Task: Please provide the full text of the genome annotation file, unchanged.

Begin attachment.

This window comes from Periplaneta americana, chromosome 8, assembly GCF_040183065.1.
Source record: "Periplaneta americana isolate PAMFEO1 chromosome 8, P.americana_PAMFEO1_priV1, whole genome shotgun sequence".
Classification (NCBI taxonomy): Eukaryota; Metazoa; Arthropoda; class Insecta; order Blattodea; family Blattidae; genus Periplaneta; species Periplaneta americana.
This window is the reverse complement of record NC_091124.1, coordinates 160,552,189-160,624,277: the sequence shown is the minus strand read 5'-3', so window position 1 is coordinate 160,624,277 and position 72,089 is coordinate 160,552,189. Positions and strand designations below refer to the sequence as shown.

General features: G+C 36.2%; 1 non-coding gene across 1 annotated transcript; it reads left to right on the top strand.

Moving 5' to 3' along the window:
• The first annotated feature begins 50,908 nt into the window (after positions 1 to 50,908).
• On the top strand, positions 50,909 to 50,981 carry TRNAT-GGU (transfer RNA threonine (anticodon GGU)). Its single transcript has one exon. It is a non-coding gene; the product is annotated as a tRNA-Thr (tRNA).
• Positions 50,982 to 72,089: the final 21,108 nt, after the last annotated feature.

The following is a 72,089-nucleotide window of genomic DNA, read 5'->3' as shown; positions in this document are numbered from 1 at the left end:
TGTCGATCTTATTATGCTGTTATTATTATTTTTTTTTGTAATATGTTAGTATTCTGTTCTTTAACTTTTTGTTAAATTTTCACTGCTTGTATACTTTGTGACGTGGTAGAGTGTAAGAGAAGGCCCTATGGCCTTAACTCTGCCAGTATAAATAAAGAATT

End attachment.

This window comes from Periplaneta americana, chromosome 8, assembly GCF_040183065.1.
Source record: "Periplaneta americana isolate PAMFEO1 chromosome 8, P.americana_PAMFEO1_priV1, whole genome shotgun sequence".
Classification (NCBI taxonomy): Eukaryota; Metazoa; Arthropoda; class Insecta; order Blattodea; family Blattidae; genus Periplaneta; species Periplaneta americana.
This window is the reverse complement of record NC_091124.1, coordinates 160,552,189-160,624,277: the sequence shown is the minus strand read 5'-3', so window position 1 is coordinate 160,624,277 and position 72,089 is coordinate 160,552,189. Positions and strand designations below refer to the sequence as shown.

General features: G+C 36.2%; 1 non-coding gene across 1 annotated transcript; it reads left to right on the top strand.

Moving 5' to 3' along the window:
• The first annotated feature begins 50,908 nt into the window (after positions 1 to 50,908).
• On the top strand, positions 50,909 to 50,981 carry TRNAT-GGU (transfer RNA threonine (anticodon GGU)). Its single transcript has one exon. It is a non-coding gene; the product is annotated as a tRNA-Thr (tRNA).
• Positions 50,982 to 72,089: the final 21,108 nt, after the last annotated feature.

The following is a 72,089-nucleotide window of genomic DNA, read 5'->3' as shown; positions in this document are numbered from 1 at the left end:
TGTCGATCTTATTATGCTGTTATTATTATTTTTTTTTGTAATATGTTAGTATTCTGTTCTTTAACTTTTTGTTAAATTTTCACTGCTTGTATACTTTGTGACGTGGTAGAGTGTAAGAGAAGGCCCTATGGCCTTAACTCTGCCAGTATAAATAAAGAATT